The idea behind fixed fractional position sizing is that you base the number of contracts or shares on the risk of the trade. Fixed fractional position sizing is also known as fixed risk position sizing because it risks the same percentage or fraction of account equity on each trade. For example, you might risk 2% of your account equity on each trade (the “2% rule”). Fixed fractional position sizing has been written about extensively by Ralph Vince. See, for example, his book “Portfolio Management Formulas,” John Wiley & Sons, New York, 1990.
The risk of a trade is defined as the dollar amount that the trade would lose per contract if it were a loss. Commonly, the trade risk is taken as the size of the money management stop applied, if any, to each trade. If your system doesn’t use protective (money management) stops, the risk can be taken as the largest historical loss. This was the approach Vince adopted in his book Portfolio Management Formulas.
The equation for the number of contracts in fixed fractional position sizing is as follows:
N = f * Equity / |Trade Risk|
where N is the number of contracts, f is the fixed fraction (a number between 0 and 1), Equity is the current value of account equity (i.e., the value of account equity just prior to the trade for which you’re calculating N ),Trade Risk is the risk of the trade for which the number of contracts is being computed. The vertical bars ( | ) mean that we take the absolute value of the trade risk (risk is usually given as a negative number, so we make it positive).
As an example, consider the series of trades below. The starting account size was $50,000. The profit/loss per contract is shown in the second column (“PL/Contr”). The next column is the trade risk — $320.28 in this case. The fixed fraction was 0.05 (5%). The next column shows the number of contracts computed according the equation above. Multiplying the number of contracts by the profit/loss per contract results in the position profit/loss (“Pos PL”), which adds to the current equity value to give the new value of account equity, shown in the last column.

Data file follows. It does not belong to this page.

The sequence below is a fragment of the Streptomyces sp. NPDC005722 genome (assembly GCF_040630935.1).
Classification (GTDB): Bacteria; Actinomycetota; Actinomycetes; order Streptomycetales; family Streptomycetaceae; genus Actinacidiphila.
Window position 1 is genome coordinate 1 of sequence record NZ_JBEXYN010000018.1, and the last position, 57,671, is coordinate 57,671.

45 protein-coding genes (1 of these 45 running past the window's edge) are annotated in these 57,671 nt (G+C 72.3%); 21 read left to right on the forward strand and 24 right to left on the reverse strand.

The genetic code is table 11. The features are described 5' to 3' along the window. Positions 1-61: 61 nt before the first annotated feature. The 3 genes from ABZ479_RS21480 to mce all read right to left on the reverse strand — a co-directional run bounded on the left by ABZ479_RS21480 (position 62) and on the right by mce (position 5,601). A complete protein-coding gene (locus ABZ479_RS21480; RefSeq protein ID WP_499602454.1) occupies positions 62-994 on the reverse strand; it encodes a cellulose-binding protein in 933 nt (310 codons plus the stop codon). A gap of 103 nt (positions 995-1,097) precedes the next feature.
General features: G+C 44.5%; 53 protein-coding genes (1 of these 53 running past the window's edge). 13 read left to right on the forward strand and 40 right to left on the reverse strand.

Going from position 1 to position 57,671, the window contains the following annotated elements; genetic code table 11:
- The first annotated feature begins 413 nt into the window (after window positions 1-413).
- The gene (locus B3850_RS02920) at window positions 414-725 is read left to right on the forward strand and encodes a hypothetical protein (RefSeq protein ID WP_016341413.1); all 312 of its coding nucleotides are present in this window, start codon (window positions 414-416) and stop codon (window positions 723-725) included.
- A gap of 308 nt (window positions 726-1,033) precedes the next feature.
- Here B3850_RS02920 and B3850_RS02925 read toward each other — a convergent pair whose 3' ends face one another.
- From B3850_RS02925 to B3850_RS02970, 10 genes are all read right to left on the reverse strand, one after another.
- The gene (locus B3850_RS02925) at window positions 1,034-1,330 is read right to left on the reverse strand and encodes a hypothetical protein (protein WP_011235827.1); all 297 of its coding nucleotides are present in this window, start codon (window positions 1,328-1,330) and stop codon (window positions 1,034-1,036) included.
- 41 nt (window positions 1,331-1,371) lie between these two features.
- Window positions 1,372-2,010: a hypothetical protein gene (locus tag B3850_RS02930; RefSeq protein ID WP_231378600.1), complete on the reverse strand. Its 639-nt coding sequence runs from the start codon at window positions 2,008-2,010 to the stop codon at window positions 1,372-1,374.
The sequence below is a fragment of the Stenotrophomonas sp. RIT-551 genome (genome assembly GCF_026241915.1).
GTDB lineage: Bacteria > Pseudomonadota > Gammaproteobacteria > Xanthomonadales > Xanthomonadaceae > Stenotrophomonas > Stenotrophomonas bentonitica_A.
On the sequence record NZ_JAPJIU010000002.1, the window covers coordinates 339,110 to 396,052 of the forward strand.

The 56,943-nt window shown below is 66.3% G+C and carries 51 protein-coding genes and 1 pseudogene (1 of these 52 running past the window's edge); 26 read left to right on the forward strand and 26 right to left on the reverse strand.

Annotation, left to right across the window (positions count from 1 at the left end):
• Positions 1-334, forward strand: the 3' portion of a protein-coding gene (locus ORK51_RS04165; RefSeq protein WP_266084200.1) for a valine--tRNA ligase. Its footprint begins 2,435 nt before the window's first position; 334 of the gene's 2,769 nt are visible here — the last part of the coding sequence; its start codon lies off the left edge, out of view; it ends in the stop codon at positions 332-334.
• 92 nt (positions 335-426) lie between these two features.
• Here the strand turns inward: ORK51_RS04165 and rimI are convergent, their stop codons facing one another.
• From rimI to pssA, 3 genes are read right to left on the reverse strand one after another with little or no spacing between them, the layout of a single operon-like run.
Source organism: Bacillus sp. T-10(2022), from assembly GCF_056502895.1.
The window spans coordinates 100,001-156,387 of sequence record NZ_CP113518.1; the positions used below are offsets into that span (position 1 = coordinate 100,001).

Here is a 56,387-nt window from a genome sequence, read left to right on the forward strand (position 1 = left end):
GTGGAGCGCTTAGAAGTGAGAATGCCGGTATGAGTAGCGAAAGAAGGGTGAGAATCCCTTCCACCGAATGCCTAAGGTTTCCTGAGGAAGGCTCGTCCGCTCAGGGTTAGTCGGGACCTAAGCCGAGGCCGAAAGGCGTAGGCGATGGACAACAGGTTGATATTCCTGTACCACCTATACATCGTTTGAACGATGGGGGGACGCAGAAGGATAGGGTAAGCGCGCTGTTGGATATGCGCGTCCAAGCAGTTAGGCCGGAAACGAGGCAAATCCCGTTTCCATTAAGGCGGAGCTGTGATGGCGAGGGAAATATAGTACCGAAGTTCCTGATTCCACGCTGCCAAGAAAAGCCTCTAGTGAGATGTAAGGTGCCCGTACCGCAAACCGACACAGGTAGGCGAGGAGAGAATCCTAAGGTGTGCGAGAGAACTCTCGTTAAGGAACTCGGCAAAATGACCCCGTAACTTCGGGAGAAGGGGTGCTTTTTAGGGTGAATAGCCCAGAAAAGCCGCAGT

Trades and number of contracts in an example of fixed fractional position sizing.
Notice how the number of contracts tends to increase over time as the profits accumulate. This can also be seen in the figure below, which shows the equity curve and the number of contracts over a longer span of trades from the same market system. The bar chart, below the equity curve, illustrates how the number of contracts drops after a loss and increases after a winning trade.
Equity curve and number of contracts in an example of fixed fractional position sizing.
Fixed risk position sizing can be used to implement another one of Vince’s methods, called optimal f position sizing. This is a generalized version of a classic formula called Kelly’s formula , which provides the fixed fraction that maximizes the geometric growth rate for a series of trades where all the losses are one size and all the wins are another size. In this case, the optimal fixed fraction is given by the following equation (Kelly’s formula, as provided by Vince, Portfolio Management Formulas, John Wiley & Sons, New York, 1990):
f = ((B + 1) * P – 1)/B
where B is the ratio of a winning trade to a losing trade, and P is the percentage of winning trades.
O ptimal f position sizing extends the Kelly formula so that the wins and losses can all be different sizes. Optimal f calculates the fixed fraction that maximizes the rate of return for a given series of trades. While this sounds like a good idea, in practice the optimal f value (or the f value from the Kelly formula) often results in drawdowns that are too large for most people to tolerate.
Also, relying on the historical sequence of trades is risky in that the sequence of profits and losses in the future may be less favorable than what was encountered historically. As a result, the drawdowns in the future could be much larger than predicted by the historical sequence of trades. Performing a Monte Carlo analysis on the trade sequence is one way to generate a more conservative estimate of the future worst-case drawdown.
A less risky alternative to optimal f is to optimize using Monte Carlo analysis and with a specified limit on the maximum allowable drawdown. This will generally yield a much smaller and therefore less risky fixed fraction than optimal f.
Reprinted with permission Michael Bryant (www.adaptrade.com)